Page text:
Directing debtors to Ch 13 to eliminate student loans gives the lender the hope that income may improve during that time, thereby reducing some of the losses, and makes certain the debtor is serious about making a reasonable effort to repay. It reduces the “moral hazard” by putting some burdens on the debtor as well…a five year commitment to make timely trustee payments is nothing to sneeze at, though they would be very low payments for lower income debtors.

  6. A loan is always a loan, you should pay it. You are right. Why is that the government will not find way to make education affordable instead of promoting student loan affordable. I think that is the best solution of all.

    • Joshua Cohen

      It’s not that people should pay it – it’s that people CAN’T pay it. No one every comes in to my office asking to get out of their loan. They simply want an affordable payment. If they can’t afford their mortgage, they give up the house or get a modification. If they can’t afford their car, they voluntarily surrender it. If there is a deficiency from either of these two, they can file bankruptcy and be done. Not the same with education – it can’t be given back. Worse, some schools are so bad, there is no education in the first place. This isn’t an issue of fiscal irresponsibility on the part of the student. Many times its the school that creates the issue.

  7. Valerie

    Lip service and distraction. If Obama really wanted to help out with student loans he’d help repeal the student loan sections of the Patient Protection and Affordable Care Act. Graduates can’t consolidate for a competitive rate anymore, only a weighted average through government companies. No one talks about this.

    • Joshua Cohen

      Competitive interest rates are a red herring. People with 2% APR have just as much trouble paying $75k as those with 6.8% Besides, interest isn’t even a factor for some payment plans.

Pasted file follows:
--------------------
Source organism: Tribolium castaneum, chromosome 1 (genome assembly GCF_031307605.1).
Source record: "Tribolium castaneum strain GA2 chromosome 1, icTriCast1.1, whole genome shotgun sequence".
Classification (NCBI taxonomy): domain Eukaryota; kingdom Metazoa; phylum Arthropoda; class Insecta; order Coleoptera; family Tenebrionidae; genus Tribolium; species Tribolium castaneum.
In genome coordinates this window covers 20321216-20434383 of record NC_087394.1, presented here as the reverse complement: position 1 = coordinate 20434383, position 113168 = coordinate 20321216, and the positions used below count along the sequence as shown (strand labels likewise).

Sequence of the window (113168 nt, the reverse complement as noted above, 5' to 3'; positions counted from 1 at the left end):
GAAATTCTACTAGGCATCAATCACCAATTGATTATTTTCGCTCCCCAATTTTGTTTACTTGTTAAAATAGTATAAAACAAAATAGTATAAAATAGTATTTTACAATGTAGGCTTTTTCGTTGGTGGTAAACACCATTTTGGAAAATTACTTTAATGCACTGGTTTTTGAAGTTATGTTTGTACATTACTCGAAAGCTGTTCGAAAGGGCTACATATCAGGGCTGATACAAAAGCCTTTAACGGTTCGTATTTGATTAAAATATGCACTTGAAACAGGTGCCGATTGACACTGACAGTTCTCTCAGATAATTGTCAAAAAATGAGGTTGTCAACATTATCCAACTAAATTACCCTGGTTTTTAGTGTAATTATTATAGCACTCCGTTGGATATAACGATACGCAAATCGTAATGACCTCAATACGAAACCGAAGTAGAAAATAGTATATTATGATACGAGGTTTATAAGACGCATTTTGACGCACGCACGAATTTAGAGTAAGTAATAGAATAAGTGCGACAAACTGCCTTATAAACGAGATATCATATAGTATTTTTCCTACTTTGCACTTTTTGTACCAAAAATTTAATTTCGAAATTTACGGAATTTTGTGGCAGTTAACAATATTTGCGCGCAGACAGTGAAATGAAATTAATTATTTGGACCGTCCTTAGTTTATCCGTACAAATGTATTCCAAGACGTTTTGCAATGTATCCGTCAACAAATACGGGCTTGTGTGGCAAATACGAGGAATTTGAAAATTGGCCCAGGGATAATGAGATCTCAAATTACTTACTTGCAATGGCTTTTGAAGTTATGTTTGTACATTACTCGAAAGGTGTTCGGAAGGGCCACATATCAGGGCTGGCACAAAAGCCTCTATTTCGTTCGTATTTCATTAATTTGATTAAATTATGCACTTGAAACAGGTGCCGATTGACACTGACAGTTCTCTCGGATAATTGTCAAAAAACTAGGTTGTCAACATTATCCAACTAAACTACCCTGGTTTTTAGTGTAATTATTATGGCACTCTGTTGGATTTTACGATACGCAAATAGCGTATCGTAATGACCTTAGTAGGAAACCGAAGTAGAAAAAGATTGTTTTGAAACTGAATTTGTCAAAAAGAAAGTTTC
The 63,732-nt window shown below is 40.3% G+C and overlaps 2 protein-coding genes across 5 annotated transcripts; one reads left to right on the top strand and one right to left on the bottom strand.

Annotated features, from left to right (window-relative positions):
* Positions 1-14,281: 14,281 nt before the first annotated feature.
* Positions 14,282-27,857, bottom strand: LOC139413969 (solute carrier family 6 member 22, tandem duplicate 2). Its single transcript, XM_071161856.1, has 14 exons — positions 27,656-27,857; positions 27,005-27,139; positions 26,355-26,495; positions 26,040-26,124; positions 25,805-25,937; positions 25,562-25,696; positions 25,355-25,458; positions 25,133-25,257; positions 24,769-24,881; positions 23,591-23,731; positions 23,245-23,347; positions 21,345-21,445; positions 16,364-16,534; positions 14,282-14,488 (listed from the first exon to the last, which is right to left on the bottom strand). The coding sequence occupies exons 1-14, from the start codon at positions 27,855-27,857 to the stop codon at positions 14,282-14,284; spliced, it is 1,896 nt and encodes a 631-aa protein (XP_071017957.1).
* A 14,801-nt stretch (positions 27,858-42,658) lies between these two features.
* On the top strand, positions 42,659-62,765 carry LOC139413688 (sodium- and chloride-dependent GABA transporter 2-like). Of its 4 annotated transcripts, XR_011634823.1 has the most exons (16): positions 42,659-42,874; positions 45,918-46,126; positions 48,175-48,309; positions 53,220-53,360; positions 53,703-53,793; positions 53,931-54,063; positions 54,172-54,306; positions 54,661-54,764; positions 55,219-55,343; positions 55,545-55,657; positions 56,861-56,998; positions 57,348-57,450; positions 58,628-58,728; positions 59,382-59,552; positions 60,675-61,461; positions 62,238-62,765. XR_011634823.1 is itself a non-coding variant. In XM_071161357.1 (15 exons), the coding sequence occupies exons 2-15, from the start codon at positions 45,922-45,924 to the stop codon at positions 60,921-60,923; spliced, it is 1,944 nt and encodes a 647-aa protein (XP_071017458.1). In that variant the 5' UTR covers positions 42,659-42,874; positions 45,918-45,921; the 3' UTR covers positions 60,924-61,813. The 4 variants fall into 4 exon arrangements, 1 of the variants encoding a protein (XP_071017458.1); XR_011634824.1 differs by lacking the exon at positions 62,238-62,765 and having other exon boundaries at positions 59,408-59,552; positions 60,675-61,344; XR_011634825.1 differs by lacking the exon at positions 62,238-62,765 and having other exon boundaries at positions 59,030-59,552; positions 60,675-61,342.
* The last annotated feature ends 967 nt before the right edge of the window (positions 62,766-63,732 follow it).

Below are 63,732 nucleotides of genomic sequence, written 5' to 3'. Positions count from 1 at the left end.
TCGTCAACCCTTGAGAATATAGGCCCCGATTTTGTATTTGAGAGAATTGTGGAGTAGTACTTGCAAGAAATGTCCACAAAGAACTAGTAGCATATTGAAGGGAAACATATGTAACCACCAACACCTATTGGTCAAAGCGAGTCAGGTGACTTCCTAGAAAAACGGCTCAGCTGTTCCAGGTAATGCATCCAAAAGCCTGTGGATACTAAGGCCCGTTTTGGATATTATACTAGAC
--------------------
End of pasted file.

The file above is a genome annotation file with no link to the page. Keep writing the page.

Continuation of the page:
8. Clearly, the rising issue with overwhelming student loans in America is troubling college students across the country. As a first year student, I am just now beginning to witness and feel the financial pressures that college brings. Us students find ourselves dealing with a very frustrating catch 22 of a situation; we are told our whole lives that in order to have a successful career and life, we must obtain a higher education. On the flip side, most students leaving college have tons and tons of debt piled up before they can even begin! Personally I directly relate this issue to the growing economical problems. Granted, federal student aid helps many of under priveleged students entering college to afford all the costs and resources needed for college. There has got to be some system or some kind of way to lessen the amount of debt students are facing when entering the work force. I believe it is our responsibility as Americans to find a way to make college more affordable and a more likely pathway for those of us who just simply cannot tale on the financial aspects of higher education.

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  1. […] loan attorney Joshua Cohen (@studentloanlaw) writes an excellent critique of the Obama administration’s new executive order to lower student loan payments. The order will extend eligibility for the Pay-As-You-Go (PAYE) […]